In this study, we examined the association between diagnosis-specific LTSA and all-cause disability retirement, as well as with disability retirement due to the same or due to some other diagnostic group than that recorded in a pre-retirement LTSA spell. Clear differences were found between the LTSA diagnostic groups in predicting disability retirement. The association was the strongest when both the LTSA and disability retirement were due to the same diagnostic group, but significant associations were also found when disability retirement was caused by a different diagnostic group. In general, upper non-manual employees consistently had the highest HRs, whereas manual workers had the lowest HR for disability retirement.
In general, LTSA due to any of the four diagnostic group was strongly associated with all-cause disability retirement among men and women. LTSA due to musculoskeletal diseases and mental disorders had the strongest associations with all-cause disability retirement, in accordance with previous studies [4,5,6, 9, 10, 21, 22]. A novel finding was that those with LTSA due to mental disorders and musculoskeletal diseases transferred more often to disability retirement due to the same diagnostic group than due to some other diagnostic group. Additionally, LTSA due these diagnostic groups had slightly stronger association, in terms of HRs, with all-cause disability retirement than LTSA due to respiratory or circulatory diseases. While the differences between LTSA diagnostic groups were small, LTSA due to mental disorders increased the risk of disability retirement slightly more than musculoskeletal diseases in men, whereas in women the order was the opposite. This has also been found in a previous study .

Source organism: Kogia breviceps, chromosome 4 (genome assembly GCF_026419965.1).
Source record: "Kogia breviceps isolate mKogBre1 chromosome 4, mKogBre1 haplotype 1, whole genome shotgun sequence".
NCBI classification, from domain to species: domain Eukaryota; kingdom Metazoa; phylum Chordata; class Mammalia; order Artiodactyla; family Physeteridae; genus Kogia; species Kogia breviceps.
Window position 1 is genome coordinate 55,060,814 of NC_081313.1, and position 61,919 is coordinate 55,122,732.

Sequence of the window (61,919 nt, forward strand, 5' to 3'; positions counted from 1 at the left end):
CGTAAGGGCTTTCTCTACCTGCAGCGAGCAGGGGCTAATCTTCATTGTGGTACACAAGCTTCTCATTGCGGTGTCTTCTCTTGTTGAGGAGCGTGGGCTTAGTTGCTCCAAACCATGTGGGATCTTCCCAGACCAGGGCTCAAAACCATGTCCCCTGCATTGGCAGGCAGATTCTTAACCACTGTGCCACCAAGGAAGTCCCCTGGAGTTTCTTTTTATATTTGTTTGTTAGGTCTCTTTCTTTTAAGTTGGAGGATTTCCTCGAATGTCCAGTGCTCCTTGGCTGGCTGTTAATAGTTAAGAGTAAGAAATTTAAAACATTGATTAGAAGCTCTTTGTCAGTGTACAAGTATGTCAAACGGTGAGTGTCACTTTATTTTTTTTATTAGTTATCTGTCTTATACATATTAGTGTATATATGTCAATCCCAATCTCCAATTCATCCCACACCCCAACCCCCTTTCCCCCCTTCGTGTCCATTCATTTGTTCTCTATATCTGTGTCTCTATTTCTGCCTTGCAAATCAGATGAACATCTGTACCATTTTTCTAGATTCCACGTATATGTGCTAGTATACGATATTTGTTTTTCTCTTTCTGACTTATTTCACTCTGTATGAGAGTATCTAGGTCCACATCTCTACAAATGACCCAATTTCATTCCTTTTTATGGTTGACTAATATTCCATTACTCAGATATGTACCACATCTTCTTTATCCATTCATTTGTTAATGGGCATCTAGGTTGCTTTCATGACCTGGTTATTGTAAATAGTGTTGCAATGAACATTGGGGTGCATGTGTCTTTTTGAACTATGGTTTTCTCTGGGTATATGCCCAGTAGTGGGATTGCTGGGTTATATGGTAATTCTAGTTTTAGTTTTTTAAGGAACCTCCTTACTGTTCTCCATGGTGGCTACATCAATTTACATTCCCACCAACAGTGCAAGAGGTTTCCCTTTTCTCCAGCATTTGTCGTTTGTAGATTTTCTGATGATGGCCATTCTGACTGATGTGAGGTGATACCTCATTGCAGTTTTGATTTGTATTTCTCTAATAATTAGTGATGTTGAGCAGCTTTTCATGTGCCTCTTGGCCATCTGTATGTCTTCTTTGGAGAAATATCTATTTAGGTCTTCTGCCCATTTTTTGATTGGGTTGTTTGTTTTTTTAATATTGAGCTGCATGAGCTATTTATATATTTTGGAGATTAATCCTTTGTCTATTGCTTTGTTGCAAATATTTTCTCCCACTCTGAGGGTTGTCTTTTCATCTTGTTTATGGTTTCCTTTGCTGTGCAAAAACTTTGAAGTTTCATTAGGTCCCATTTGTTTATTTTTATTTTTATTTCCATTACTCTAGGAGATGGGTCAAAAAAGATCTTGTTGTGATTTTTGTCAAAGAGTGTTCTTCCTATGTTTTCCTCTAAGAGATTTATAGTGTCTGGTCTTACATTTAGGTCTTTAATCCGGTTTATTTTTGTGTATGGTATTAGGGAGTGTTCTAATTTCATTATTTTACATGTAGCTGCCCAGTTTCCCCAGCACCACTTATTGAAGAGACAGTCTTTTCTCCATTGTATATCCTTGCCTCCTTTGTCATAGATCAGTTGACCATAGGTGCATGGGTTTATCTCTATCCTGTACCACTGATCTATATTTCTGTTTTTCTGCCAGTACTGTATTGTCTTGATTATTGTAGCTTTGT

A higher proportion of those who had an LTSA due to respiratory or circulatory diseases transferred to disability retirement due to some other diagnostic group. However, in comparison to those who had no LTSA due to these diagnostic causes, having an LTSA was more strongly associated with disability retirement due to the same diagnostic group than due to some other diagnostic group, resembling the results pertaining to mental and musculoskeletal diseases. The results regarding circulatory diseases are in accordance with previous findings [4, 21] while the results regarding respiratory diseases partly corroborate results of previous studies that have found evidence that demonstrated both a strong association [4, 6, 23] and no association  between LTSA due to respiratory diseases and disability retirement. The mixed results are probably due to differences in the study population, and/or variance in the definitions of the length of LTSA and that of diagnostic groups. Respiratory diseases vary between subgroups – ranging from a mild cold to chronic obstructive pulmonary disease – across which the risk of disability retirement is likely to vary. As this study only included long-term LTSAs, the respiratory diseases were probably severe. However, as only a relatively small number of individuals had an LTSA and/or disability retirement due to respiratory diseases in this study, especially when stratified by occupational class, caution must be practiced in interpreting the magnitude of this association.